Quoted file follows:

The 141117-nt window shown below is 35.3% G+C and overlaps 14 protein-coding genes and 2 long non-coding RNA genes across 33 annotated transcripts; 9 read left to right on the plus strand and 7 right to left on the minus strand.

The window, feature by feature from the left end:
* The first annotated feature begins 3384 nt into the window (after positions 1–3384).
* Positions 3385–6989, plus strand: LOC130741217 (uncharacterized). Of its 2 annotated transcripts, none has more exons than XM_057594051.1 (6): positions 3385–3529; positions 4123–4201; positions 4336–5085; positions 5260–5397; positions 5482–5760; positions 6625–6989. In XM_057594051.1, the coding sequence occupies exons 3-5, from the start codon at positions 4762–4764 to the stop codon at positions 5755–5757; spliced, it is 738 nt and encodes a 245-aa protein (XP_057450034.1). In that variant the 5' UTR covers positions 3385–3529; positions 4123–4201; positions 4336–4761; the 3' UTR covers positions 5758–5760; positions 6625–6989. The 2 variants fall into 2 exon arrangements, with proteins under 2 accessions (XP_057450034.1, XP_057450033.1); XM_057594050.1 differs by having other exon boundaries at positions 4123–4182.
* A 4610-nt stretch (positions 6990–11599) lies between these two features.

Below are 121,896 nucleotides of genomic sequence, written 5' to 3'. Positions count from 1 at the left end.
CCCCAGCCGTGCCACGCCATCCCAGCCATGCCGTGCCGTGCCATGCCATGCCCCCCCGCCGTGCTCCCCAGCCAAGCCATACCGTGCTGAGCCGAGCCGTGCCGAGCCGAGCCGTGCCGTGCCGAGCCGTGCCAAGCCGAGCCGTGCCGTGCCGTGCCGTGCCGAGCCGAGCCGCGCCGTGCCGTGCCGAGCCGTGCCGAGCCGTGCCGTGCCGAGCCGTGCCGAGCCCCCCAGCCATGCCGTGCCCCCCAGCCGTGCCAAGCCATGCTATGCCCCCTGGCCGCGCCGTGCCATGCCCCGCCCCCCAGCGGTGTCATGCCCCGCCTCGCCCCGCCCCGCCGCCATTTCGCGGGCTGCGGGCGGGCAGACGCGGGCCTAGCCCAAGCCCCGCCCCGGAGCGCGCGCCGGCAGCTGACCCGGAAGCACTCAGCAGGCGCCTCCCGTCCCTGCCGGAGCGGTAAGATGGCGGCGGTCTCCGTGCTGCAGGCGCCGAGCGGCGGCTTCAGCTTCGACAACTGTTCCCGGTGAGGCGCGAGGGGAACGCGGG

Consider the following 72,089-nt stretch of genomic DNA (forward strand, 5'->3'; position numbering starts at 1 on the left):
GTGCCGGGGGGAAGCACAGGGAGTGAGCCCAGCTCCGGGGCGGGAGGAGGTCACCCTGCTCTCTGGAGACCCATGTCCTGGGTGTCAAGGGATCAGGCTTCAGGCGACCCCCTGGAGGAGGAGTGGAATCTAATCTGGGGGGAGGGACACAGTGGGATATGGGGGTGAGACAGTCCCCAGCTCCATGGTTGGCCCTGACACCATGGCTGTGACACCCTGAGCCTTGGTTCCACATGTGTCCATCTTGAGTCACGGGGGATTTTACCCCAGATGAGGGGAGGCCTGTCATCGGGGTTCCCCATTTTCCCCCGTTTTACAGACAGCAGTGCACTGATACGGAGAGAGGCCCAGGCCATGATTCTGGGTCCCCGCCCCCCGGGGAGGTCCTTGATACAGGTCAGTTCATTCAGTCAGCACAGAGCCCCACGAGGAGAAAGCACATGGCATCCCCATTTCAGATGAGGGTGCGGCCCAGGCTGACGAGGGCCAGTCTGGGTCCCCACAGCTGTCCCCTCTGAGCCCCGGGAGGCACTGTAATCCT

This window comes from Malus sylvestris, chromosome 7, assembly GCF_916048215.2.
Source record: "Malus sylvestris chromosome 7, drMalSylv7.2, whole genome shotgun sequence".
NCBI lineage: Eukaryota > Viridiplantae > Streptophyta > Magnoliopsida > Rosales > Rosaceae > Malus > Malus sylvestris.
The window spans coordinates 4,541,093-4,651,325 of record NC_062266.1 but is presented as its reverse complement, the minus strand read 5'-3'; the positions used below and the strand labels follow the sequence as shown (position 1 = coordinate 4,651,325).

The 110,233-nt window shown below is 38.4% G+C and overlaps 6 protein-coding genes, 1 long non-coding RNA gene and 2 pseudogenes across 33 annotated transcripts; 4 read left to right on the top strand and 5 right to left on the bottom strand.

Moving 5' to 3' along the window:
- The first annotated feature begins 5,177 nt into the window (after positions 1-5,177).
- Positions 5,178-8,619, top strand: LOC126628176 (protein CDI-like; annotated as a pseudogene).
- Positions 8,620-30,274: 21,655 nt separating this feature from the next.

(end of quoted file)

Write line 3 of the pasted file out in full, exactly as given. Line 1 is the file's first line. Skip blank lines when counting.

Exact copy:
* The first annotated feature begins 3384 nt into the window (after positions 1–3384).